There aren’t too many UK-based film critics (as distinct from scholars who write) who I look forward to reading. Philip French in the Observer is usually reliable and Jonathan Romney in the Independent on Sunday is always worth reading. But that’s about it. I was intrigued therefore to clock the occasional appearance of Anne Billson in the Guardian. Billson has been around on various papers for quite a while and her other work includes horror novels and two BFI film guides. She belongs to the ‘anti-realist/pro-fantasy’ wing of the UK critics’ community. This gives her the motivation to weigh into quite a few sacred cows. Her Guardian columns last year went onto the film blog where they generated a healthy response from readers, many of whom put the paper’s film writers to shame. Strangely, Billson’s recent posts have lost their comment facility – perhaps she is too effective in getting up noses? I particularly enjoyed her New Year rant in which she declared that she wasn’t interested in all the Oscar hype and would far rather look forward to The Good, The Bad and The Weird.
A few weeks ago, Billson loosed a salvo at the British film industry in general and one of its leading practitioners in particular. I was all set to join in her attack on Richard Curtis and The Boat That Rocked, except that I couldn’t face going to see the film. In the event, everyone else seems to have agreed on how bad the film was, so we can just glow in quiet satisfaction. Today Billson has returned to the fray with an attack on the dearth of proper female action heroes in Hollywood animation films. She asks why it was felt necessary to add a male sidekick to the female action hero at the centre of the new film Coraline – and goes on to point out that in French and Japanese cinema girls get a much better deal. It’s great stuff. I don’t know why, but the Guardian‘s arts coverage has a very good team of women commenting on music, but Anne Billson’s is the only female voice on cinema. Why not give her some of Peter Bradshaw’s column inches on a weekly basis?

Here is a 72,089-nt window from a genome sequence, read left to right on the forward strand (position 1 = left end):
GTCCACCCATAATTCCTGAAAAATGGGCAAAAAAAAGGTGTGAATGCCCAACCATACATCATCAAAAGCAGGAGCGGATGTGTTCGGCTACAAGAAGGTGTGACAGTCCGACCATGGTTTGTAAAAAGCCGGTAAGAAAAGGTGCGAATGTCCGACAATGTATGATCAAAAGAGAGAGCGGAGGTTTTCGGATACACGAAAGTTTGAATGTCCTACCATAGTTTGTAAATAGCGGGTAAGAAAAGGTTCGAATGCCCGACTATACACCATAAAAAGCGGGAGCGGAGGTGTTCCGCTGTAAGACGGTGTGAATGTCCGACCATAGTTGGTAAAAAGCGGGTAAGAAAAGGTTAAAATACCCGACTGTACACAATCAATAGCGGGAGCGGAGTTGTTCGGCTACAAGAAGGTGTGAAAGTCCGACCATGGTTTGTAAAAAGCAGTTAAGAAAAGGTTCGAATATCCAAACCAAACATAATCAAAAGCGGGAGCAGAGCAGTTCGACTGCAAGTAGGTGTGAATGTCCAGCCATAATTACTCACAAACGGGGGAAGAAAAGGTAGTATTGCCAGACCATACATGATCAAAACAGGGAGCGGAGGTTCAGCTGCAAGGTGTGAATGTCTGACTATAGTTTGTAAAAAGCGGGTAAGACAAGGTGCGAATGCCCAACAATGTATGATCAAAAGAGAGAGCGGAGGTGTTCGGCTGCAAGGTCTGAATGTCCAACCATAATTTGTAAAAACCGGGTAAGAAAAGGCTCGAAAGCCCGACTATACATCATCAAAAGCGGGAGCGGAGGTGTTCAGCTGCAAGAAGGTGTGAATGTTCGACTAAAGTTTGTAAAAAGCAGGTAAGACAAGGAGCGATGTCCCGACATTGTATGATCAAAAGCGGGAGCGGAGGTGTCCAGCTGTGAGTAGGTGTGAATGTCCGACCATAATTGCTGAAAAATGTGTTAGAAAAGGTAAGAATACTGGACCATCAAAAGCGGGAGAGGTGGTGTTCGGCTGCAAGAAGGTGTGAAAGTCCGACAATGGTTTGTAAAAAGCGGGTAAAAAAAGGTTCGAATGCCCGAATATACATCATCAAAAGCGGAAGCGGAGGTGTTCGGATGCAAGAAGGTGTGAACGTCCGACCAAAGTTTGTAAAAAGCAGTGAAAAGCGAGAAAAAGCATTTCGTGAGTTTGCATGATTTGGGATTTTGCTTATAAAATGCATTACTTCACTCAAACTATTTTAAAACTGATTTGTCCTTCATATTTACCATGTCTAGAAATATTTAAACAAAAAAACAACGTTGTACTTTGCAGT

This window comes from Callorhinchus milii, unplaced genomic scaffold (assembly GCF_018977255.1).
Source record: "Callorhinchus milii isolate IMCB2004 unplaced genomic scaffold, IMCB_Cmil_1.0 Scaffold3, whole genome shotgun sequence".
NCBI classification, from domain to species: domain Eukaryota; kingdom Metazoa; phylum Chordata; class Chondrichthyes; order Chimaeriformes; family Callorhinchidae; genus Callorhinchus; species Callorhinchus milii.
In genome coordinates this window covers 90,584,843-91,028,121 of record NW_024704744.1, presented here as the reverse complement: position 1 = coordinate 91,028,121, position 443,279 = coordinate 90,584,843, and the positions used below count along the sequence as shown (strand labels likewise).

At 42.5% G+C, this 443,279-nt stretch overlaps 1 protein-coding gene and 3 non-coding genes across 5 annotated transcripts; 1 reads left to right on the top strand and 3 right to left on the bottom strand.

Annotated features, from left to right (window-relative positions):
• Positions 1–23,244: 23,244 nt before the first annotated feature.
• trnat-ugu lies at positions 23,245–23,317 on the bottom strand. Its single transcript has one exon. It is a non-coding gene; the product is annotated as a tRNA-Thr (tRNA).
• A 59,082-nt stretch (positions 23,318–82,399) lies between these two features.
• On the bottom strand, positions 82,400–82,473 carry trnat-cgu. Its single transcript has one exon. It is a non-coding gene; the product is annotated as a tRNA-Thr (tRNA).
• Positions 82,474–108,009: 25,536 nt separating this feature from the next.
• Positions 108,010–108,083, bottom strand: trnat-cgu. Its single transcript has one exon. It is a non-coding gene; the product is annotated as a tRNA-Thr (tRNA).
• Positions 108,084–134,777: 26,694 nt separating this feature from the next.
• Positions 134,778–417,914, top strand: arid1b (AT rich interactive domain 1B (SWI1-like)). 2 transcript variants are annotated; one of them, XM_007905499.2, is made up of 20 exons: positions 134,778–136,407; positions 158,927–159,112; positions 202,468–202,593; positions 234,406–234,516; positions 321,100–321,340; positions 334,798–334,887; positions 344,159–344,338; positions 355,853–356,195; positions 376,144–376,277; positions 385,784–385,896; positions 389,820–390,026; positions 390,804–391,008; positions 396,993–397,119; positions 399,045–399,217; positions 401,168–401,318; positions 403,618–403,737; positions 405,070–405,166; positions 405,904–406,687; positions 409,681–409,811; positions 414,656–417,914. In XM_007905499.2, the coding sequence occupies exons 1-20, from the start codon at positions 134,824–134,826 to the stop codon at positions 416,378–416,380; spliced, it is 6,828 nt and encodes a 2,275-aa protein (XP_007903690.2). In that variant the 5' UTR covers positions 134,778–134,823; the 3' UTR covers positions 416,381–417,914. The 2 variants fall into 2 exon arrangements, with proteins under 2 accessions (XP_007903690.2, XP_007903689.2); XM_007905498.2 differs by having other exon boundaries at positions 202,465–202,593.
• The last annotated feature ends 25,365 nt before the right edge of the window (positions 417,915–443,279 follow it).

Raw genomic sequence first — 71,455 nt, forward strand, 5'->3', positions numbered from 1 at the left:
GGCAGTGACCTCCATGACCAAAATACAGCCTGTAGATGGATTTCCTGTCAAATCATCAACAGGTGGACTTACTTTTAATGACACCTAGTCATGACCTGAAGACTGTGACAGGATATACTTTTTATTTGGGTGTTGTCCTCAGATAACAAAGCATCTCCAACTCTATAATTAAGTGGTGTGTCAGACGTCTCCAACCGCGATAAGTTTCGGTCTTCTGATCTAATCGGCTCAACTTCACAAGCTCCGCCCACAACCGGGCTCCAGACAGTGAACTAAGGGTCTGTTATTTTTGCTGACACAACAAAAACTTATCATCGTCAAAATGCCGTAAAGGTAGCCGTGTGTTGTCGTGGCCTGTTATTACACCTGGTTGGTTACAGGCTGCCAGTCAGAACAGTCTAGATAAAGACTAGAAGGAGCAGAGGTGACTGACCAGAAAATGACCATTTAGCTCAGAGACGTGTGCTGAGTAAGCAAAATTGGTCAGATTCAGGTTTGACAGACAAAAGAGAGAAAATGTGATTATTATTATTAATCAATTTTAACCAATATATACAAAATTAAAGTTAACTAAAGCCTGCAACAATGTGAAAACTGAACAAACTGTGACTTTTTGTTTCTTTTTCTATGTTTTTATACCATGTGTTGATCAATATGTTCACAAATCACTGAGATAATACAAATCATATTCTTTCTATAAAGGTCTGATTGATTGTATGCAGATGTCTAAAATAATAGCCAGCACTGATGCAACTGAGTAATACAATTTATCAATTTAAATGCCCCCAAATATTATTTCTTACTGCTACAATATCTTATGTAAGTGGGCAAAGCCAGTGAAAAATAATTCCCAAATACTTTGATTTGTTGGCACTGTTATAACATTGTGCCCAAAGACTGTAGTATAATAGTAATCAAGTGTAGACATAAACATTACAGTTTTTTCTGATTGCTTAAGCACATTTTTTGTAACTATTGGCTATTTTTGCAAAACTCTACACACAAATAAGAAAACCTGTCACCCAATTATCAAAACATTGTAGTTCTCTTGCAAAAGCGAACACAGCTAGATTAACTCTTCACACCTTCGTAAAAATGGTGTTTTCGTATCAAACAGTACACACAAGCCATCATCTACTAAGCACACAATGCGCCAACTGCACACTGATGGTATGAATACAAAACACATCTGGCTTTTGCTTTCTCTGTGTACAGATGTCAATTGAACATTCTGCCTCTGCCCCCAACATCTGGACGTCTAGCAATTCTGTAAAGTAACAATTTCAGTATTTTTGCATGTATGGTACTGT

Billson has a point re Coraline‘s sidekick however he’s characterised as a rather mopey male who can’t compete with Coraline’s… hmm trying to avoid using the word ‘feisty’ as it’s often linked to ‘plucky’ female characters, as if it’s a gendered word, however it is, in this case, absolutely appropriate: ‘full of animation, energy, or courage; spirited; spunky; plucky’ (Dictionary.com).
The only book I’ve read by Billson was the BFI Modern Classic on The Thing which basically recounted the plot; it was terrible.